A guide to UK Driving Licences

To be eligible to drive a car without supervision in the UK, you need to have a full UK driving licence or eligible licence from abroad. However, before applying for a full driving licence, you need to get a provisional licence, learn to drive, and take theoretical and practical tests.

A driving licence is a legal requirement to drive unsupervised and if, for whatever reason, you’re stopped by a police officer on the road, you should be able to provide them with your driving licence, along with your insurance and MOT certificate.

If you’re still trying to figure out the ins and outs of UK driving licences, read on. Our guide to UK driving licences will give you all the information you need to drive safely and legally on roads all over the UK.

 

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Who can drive in the UK?

 

Most people can start learning to drive when they are 17 years old. Before you’re allowed behind the wheel of a car though, you must have the correct driving licence and meet the minimum eyesight rules.

Before we go into more detail about the types of driving licences required for different levels of driving, there are a couple of other requirements to know about, specifically for learner drivers.

Learner driver requirements

When learning to drive, learner drivers must be supervised by a qualified driver (except if riding a motorcycle) and learner plates must be displayed. Most people prefer to learn with a driving instructor. When choosing a driving instructor, always look for recommendations.

The vehicle used in driving lessons must be registered with the DVLA and should have up to date vehicle tax. In the UK, tax is personal to the driver, so new drivers will need to register for tax after the vehicle is purchased. You will also need to have a current MOT certificate to prove that the car is roadworthy. Lastly, you must have vehicle insurance from a third party.

Most driving instructors will have all of this covered for you, so if you choose to learn in their car, you don’t have to worry about it. If you’re learning in your own car though, you’ll have to look into the legal requirements for learner drivers in more detail.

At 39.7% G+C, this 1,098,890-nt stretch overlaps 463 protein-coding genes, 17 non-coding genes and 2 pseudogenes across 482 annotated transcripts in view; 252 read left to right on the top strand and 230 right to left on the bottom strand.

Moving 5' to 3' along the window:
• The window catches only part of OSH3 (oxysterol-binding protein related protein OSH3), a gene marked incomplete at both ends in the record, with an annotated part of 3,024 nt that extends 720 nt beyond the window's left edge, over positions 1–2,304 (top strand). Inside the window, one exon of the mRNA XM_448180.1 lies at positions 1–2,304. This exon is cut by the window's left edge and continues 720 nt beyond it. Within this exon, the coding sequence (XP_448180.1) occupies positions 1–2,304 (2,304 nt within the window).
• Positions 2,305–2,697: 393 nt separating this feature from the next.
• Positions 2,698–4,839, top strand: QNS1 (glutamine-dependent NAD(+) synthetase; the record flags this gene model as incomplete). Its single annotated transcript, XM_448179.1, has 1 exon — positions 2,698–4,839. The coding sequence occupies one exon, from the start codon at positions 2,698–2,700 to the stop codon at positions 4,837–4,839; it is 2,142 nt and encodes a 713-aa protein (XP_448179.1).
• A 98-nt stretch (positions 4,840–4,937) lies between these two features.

Different types of UK driving licences

 

Provisional Driving Licence

You will need a provisional driving licence to learn to drive. A provisional licence costs £34 and you can apply for one online with an ID document or valid UK biometric passport. You will also need to know your addresses for the last three years and national insurance number. When you apply online you will get your licence within one week, but it may take longer if the DVLA need to make additional checks.

What can you do with a provisional driving licence?

With a provisional driving licence, you can drive on all UK roads except motorways. Learner drivers will have to be supervised by a driving instructor or any other driver, as long as they’re over the age of 21 and have held a full driving licence for a minimum of three years.

Provisional licences can be used to drive a moped or light quad bike from the age of 16, or to drive a car from the age of 17. Learner plates must always be displayed.

Full UK driving licence

A full UK driving licence can be applied for once the practical and theory driving test has been passed. The driving licence can be converted easily by applying electronically at the test centre after you have passed.

If your name or address has changed since you got your provisional driving licence, you will need to update your licence with DVLA free of charge. Your licence will need renewing every 10 years, and it costs £14 from the DVLA site – it will be posted out within two weeks. You can check what vehicles you can drive by using this tool on the government’s website. What you can drive may differ depending on when the licence was issued due to more restrictions being placed on new licences throughout the years.

International Driving Permit (IDP)

If you want to drive abroad for prolonged amounts of time, you may need to apply for an IDP. To do this, you will need to have a valid GB or NI driving licence.

You will not need an IDP for stays of under 12 months to drive in any EU or EEA country, or Switzerland – although this may be subject to change from the 1st January. Find out if you need an IDP here.

 
 

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